(Why Jackson, the Donald Trump of his time — except more genocidal — needs to stay on the bill is another question altogether.)

The Treasury’s decision should be non-controversial. After all, we all agree that history is made by more than presidents (plus, the $100 bill has a non-president on it, which confirms this is a shared belief), and that people other than white men exist and matter. Don’t we? You’d be hard-pressed to find anyone who disagrees publicly with these contentions, except perhaps on some Twitter accounts that Trump keeps retweeting.

Yet, in a move that was entirely predictable, right wing pundits are in meltdown, proving beyond a shadow of a doubt that, regardless of any surface claims to believe in equality, the reality is that they adhere to the belief that white men are the only ones who really matter and the rest of us are just the supporting cast.

The strategy that modern conservative propaganda uses, when called upon to rationalize overt racism and sexism, is to get conservative women and people of color to express the sentiments. It’s a cheap and obvious but unfortunately effective ploy, and one that was immediately employed by the folks at Fox News to appeal to their audience members who want to hear why they aren’t bigots, even though they revolt at women and black people on money.

Greta Van Susteren played her part to the hilt on Fox Wednesday night, even going so far as to say that she’s “a feminist”, before offering an opinion that disproved this contention.

“Rather than dividing the country between those who happen to like the tradition of our currency and want President Andrew Jackson to stay put and those who want to put a woman on a bill,” she argued.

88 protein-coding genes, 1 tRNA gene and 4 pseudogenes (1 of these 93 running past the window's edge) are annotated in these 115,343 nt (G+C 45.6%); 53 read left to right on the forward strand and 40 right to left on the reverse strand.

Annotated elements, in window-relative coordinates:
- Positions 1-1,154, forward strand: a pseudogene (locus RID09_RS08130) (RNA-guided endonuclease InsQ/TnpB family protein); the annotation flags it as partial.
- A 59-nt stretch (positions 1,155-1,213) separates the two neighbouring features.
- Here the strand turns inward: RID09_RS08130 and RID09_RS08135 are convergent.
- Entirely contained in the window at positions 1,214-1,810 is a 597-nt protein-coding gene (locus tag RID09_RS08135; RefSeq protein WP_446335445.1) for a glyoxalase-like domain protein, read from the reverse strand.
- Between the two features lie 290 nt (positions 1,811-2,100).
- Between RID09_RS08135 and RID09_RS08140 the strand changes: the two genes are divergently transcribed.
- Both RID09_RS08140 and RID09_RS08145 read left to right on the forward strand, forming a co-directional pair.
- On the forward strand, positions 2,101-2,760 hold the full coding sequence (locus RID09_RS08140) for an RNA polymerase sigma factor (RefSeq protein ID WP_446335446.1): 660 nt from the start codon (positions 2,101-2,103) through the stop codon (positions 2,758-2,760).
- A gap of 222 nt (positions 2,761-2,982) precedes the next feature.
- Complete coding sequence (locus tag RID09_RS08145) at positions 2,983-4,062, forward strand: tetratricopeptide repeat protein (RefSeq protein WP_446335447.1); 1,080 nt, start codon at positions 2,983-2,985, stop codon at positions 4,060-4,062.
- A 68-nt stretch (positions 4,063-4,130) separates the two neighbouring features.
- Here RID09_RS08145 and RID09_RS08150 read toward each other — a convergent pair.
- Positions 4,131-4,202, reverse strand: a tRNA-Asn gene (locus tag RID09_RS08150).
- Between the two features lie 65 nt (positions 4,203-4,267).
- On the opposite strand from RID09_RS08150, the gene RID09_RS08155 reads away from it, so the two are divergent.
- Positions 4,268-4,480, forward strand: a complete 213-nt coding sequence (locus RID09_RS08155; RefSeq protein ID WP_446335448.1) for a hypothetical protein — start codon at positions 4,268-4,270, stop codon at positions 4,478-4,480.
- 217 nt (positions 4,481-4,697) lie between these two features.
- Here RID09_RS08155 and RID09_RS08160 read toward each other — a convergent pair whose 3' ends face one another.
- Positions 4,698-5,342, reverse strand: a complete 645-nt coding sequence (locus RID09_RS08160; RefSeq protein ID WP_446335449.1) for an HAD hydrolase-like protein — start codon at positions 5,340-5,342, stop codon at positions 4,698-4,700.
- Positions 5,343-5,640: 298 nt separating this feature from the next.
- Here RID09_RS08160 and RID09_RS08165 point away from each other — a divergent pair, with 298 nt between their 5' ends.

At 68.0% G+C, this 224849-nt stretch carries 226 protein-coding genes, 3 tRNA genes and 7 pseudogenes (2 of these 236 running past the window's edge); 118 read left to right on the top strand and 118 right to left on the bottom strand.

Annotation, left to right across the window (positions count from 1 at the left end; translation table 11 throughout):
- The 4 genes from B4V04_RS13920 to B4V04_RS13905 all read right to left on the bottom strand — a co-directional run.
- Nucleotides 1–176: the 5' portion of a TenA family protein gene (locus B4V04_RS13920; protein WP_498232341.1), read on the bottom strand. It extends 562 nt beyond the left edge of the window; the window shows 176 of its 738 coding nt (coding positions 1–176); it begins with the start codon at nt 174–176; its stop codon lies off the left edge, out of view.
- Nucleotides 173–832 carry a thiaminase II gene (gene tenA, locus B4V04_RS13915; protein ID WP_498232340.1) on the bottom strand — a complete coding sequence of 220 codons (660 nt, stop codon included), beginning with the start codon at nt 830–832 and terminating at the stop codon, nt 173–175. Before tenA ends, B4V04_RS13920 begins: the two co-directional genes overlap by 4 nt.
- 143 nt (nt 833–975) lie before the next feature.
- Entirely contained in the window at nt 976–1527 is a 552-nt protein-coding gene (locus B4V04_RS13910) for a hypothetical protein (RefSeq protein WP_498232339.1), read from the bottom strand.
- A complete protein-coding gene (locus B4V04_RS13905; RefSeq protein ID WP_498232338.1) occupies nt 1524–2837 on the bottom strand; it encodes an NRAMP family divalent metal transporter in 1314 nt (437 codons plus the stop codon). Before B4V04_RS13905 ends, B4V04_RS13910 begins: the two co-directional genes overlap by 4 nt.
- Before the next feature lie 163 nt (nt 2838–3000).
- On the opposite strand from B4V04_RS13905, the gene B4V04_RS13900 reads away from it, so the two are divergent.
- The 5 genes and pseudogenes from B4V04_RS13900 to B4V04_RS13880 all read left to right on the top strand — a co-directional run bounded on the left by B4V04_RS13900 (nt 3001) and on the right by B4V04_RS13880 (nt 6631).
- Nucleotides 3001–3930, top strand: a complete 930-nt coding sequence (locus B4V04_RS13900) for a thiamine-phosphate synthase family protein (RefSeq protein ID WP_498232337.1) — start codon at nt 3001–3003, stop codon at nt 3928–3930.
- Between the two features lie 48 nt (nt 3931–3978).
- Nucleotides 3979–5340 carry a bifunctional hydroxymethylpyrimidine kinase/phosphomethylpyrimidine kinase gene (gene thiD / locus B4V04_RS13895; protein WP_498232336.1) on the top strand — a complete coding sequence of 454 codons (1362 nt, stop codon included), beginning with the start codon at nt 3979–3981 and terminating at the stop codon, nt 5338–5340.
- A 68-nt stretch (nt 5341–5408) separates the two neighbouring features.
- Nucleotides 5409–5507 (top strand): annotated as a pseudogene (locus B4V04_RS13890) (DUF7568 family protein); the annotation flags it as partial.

Denying women the vote, keeping women from working, putting women in the stocks for having a sharp tongue, treating women as subhuman property of men are also “traditions,” you know. The whole point of being a feminist is refusing to accept that tradition trumps a woman’s right to equality. But beyond just that, appeals to tradition are considered a logical fallacy for a good reason. The idea that we should keep doing a stupid and harmful thing because we have done it that way in the past isn’t a grand and noble idea. It’s refusing to learn from experience.

Of course, no one actually buys this argument, not really. The folks waxing poetic about the impropriety of change when it comes to the currency probably aren’t writing their sentiments on parchment paper with quill pens. The only time they cling to tradition is if the tradition flatters their prejudices, in this case the prejudicial belief that only white men can be great Americans.

Van Susteren pretended to be open to compromise by arguing that Tubman should go on a new bill, recommending a $25 denomination. This gambit is quickly becoming a popular one for conservative pundits and politicians who are pandering to white men who think that having only white men on their money somehow makes them superior people by association.

Ben Carson, doing his duty of offering cover for racist opinions, argued on Fox News, “I love Harriet Tubman. I love what she did, but we can find another way to honor her. Maybe a $2 bill.”

Unsurprisingly, Donald Trump picked up this argument.